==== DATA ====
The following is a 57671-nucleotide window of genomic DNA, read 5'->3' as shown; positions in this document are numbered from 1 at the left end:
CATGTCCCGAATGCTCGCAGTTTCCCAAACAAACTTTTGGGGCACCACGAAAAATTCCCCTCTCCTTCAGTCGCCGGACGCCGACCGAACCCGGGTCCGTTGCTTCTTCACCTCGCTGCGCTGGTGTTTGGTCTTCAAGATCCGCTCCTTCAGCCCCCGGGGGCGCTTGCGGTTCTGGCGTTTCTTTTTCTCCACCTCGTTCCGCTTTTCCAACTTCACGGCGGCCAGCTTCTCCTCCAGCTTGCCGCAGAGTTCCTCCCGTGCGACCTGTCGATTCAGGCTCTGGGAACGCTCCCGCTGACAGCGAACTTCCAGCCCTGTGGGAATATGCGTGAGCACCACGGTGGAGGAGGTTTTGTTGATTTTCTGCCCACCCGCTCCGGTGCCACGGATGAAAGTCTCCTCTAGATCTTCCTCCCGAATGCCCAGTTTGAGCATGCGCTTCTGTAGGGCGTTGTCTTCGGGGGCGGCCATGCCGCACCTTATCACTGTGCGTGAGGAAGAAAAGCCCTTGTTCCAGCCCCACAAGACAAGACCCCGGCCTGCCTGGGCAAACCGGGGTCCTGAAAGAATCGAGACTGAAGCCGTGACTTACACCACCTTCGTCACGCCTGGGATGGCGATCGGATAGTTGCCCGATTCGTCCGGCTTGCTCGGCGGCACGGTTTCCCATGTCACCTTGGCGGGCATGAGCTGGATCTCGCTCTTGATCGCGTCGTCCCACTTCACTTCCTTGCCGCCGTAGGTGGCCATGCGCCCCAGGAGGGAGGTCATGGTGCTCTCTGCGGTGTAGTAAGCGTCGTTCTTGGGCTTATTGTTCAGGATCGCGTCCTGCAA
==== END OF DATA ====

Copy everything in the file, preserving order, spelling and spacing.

The following is a 57671-nucleotide window of genomic DNA, read 5'->3' as shown; positions in this document are numbered from 1 at the left end:
CATGTCCCGAATGCTCGCAGTTTCCCAAACAAACTTTTGGGGCACCACGAAAAATTCCCCTCTCCTTCAGTCGCCGGACGCCGACCGAACCCGGGTCCGTTGCTTCTTCACCTCGCTGCGCTGGTGTTTGGTCTTCAAGATCCGCTCCTTCAGCCCCCGGGGGCGCTTGCGGTTCTGGCGTTTCTTTTTCTCCACCTCGTTCCGCTTTTCCAACTTCACGGCGGCCAGCTTCTCCTCCAGCTTGCCGCAGAGTTCCTCCCGTGCGACCTGTCGATTCAGGCTCTGGGAACGCTCCCGCTGACAGCGAACTTCCAGCCCTGTGGGAATATGCGTGAGCACCACGGTGGAGGAGGTTTTGTTGATTTTCTGCCCACCCGCTCCGGTGCCACGGATGAAAGTCTCCTCTAGATCTTCCTCCCGAATGCCCAGTTTGAGCATGCGCTTCTGTAGGGCGTTGTCTTCGGGGGCGGCCATGCCGCACCTTATCACTGTGCGTGAGGAAGAAAAGCCCTTGTTCCAGCCCCACAAGACAAGACCCCGGCCTGCCTGGGCAAACCGGGGTCCTGAAAGAATCGAGACTGAAGCCGTGACTTACACCACCTTCGTCACGCCTGGGATGGCGATCGGATAGTTGCCCGATTCGTCCGGCTTGCTCGGCGGCACGGTTTCCCATGTCACCTTGGCGGGCATGAGCTGGATCTCGCTCTTGATCGCGTCGTCCCACTTCACTTCCTTGCCGCCGTAGGTGGCCATGCGCCCCAGGAGGGAGGTCATGGTGCTCTCTGCGGTGTAGTAAGCGTCGTTCTTGGGCTTATTGTTCAGGATCGCGTCCTGCAA